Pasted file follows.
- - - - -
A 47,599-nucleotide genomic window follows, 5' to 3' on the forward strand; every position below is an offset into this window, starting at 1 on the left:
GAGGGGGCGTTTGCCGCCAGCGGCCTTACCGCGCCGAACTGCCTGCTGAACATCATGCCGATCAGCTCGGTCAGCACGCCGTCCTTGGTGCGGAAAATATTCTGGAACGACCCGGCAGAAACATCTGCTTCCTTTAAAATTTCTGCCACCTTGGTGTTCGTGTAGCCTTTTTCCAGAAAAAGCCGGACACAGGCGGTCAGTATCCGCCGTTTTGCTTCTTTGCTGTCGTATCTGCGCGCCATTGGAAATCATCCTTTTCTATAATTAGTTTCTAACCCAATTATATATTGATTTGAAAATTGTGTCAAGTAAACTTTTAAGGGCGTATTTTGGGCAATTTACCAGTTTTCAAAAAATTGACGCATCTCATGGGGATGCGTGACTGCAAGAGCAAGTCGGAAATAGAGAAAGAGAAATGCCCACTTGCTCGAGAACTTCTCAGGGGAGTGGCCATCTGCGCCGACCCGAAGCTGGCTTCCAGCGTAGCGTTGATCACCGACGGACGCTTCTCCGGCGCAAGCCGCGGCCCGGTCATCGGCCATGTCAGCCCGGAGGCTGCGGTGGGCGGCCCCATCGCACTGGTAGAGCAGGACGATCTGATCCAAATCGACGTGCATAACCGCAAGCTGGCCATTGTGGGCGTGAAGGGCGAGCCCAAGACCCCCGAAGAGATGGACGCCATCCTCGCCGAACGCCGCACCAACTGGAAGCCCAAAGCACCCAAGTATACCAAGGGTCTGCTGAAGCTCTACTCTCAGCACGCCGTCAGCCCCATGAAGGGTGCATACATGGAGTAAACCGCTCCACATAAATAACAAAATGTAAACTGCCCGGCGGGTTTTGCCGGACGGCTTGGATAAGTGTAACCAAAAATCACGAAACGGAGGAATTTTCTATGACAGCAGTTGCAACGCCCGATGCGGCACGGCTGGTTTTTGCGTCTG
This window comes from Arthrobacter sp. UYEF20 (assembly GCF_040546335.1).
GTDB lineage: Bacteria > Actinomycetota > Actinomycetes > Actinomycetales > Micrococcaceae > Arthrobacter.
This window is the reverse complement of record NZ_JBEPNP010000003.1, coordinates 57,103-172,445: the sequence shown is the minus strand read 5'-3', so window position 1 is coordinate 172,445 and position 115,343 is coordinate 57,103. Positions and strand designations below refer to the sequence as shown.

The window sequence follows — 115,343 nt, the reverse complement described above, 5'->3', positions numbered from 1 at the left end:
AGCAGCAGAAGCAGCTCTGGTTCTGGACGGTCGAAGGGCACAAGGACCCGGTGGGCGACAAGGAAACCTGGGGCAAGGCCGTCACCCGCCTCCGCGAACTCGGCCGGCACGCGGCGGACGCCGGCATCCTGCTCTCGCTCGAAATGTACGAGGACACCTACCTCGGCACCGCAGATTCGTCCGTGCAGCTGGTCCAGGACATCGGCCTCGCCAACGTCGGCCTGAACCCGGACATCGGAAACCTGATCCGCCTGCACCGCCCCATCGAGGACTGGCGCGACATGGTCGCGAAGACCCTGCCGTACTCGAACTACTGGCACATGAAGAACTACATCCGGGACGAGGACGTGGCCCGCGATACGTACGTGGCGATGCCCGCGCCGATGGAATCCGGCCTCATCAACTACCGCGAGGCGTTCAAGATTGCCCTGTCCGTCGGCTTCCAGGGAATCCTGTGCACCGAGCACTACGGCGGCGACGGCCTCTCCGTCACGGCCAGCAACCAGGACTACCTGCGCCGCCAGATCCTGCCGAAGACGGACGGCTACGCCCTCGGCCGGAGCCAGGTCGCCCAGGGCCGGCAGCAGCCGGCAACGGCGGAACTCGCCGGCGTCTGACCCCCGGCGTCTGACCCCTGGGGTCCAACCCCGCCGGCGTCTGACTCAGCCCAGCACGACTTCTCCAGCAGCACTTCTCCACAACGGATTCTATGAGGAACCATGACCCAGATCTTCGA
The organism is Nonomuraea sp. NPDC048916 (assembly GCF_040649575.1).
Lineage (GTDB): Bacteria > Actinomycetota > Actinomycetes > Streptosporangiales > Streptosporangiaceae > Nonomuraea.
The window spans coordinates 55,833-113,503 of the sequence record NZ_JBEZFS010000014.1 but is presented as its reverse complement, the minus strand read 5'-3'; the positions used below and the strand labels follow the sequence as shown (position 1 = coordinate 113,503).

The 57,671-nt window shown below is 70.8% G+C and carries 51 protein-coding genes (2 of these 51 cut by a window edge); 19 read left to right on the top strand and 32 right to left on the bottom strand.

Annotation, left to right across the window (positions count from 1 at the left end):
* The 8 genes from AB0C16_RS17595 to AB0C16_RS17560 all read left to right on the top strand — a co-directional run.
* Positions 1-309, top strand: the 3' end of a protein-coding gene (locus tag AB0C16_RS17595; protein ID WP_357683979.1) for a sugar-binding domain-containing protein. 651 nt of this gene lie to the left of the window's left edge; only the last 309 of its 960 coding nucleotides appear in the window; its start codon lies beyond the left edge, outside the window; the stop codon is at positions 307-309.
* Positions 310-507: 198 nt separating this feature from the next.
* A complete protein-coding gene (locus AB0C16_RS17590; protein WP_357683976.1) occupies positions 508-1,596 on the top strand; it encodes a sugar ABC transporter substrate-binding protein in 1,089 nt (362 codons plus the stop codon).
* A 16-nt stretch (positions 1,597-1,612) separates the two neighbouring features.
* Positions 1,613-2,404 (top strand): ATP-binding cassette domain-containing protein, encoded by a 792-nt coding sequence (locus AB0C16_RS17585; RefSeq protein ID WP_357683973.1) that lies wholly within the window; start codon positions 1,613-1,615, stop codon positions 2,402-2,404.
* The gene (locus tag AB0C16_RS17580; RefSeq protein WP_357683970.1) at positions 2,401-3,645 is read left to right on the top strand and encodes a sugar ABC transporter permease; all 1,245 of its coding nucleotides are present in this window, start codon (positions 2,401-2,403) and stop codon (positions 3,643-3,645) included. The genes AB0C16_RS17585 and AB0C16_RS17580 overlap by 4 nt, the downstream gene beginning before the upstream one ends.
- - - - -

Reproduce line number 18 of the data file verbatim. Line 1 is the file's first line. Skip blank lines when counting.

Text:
* Positions 1,613-2,404 (top strand): ATP-binding cassette domain-containing protein, encoded by a 792-nt coding sequence (locus AB0C16_RS17585; RefSeq protein ID WP_357683973.1) that lies wholly within the window; start codon positions 1,613-1,615, stop codon positions 2,402-2,404.